This incident is not the first time a conflict about pizza has taken up excessive amounts of media attention. There exists, for instance, a long-standing debate between Chicago and New York on who has the better pizza. Chicago pizza, also known as deep-dish pizza, has thick crust and is often eaten with a fork and knife, whereas New York pizza is thin-crusted and eaten with the hands. In a segment from The Daily Show in 2013, famous New Yorker Jon Stewart lambasted Chicago pizza, referring to deep-dish as “an above-ground marinara swimming pool for rats” before using other colorful descriptors. Political leaders got involved in this conflict, too: Chicago Mayor Rahm Emanuel sent Stewart two deep dish pizzas topped with anchovies. The attached note read, “Deep Dish With Dead Fish.”
Debates about pizza seem harmless enough, but the more complex aspects of the human psyche emerges through these conflicts. Such disagreements shed light on the way opinions polarize groups of people. When looking at a controversial political issue, as opposed to pizza preference, it is easier to understand why individuals might express passionate—often divisive—opinions on the internet. More difficult tasks are explaining why people become hostile (however jokingly) over something as trivial as a pizza topping, or why people feel compelled to take hard-line stances on issues they are not familiar with. With respect to the pizza debate, one could argue the discussion is purely fun and nothing about the conflict should be taken seriously. This answer belies a deeper question: why do people find it fun to take such a hard-line position on a trivial issue and then argue about it online?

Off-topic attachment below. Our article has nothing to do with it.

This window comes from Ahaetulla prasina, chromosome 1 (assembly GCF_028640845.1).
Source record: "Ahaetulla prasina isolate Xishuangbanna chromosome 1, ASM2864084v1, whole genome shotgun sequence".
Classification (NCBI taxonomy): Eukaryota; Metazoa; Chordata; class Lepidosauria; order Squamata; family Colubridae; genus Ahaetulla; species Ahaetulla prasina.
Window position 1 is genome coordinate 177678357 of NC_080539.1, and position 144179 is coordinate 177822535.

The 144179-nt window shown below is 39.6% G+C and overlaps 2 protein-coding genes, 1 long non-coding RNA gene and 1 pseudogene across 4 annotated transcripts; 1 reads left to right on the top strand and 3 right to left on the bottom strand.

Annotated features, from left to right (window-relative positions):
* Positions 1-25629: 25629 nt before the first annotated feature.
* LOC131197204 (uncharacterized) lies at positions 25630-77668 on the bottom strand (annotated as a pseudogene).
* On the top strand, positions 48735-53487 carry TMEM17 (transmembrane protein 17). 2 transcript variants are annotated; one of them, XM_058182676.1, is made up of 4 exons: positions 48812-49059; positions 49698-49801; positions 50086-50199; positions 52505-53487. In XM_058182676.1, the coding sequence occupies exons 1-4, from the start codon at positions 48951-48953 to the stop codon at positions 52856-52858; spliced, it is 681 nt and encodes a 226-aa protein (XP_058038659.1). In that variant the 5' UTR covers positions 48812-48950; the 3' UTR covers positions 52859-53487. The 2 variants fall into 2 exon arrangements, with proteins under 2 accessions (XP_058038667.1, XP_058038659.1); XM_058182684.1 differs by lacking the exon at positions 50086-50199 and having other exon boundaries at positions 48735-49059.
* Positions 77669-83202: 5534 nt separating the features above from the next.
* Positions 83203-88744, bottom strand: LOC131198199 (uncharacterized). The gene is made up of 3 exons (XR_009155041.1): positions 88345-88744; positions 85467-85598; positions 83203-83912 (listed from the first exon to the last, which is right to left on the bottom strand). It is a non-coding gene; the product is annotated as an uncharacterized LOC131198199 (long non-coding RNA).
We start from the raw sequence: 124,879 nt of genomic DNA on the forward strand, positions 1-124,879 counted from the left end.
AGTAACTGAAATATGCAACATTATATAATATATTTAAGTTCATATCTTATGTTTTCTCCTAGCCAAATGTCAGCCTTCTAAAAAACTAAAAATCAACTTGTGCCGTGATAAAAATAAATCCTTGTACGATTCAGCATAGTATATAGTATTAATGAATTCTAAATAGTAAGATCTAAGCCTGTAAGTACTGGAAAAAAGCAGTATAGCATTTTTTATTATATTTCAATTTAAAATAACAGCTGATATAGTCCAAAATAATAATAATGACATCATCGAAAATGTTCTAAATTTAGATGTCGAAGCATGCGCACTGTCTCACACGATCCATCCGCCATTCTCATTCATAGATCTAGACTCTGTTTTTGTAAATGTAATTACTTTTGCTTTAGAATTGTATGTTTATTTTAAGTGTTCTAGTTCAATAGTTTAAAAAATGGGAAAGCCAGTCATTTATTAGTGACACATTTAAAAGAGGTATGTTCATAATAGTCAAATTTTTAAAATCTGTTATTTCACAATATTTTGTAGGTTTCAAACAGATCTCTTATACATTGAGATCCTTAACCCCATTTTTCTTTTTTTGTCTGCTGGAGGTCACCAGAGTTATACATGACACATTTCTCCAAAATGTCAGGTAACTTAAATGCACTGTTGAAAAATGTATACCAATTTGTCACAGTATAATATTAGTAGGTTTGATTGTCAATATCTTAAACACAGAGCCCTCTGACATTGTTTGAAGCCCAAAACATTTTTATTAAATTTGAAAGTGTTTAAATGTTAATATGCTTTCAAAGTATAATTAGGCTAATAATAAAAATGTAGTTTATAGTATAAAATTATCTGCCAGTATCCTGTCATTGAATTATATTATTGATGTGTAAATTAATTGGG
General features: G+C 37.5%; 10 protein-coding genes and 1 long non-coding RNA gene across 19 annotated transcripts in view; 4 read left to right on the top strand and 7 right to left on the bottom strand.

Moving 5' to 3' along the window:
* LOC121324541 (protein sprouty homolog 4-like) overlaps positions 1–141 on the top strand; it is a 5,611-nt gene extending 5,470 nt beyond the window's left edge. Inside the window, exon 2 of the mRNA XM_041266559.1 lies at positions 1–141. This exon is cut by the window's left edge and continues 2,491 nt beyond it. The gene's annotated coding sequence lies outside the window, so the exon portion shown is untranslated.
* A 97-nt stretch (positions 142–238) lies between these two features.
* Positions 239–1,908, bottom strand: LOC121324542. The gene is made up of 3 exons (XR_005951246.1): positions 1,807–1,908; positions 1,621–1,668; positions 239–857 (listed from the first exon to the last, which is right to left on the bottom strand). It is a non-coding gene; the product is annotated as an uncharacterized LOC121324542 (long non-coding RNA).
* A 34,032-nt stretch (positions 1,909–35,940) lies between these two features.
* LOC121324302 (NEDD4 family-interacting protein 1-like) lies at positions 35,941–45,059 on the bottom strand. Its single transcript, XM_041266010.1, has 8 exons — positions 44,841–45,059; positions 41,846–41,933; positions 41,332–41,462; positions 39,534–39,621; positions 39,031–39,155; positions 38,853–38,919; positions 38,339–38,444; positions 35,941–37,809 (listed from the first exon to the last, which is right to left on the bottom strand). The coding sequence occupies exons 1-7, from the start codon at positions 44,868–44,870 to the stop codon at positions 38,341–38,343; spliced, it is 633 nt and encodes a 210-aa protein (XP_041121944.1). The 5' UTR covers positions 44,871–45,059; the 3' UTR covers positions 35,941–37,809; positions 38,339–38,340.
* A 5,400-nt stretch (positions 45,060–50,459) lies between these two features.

One applicable concept from social psychology is “attitude polarization,” a phenomenon where members of a group form more extreme opinions on a topic than they would have independently. A 2010 study on attitude polarization on Twitter found that seeing others express the same opinion as oneself reinforces a feeling of group identity. Discussion between individuals with different opinions also reinforces group identity and tends to increase allegiance to one’s original opinion.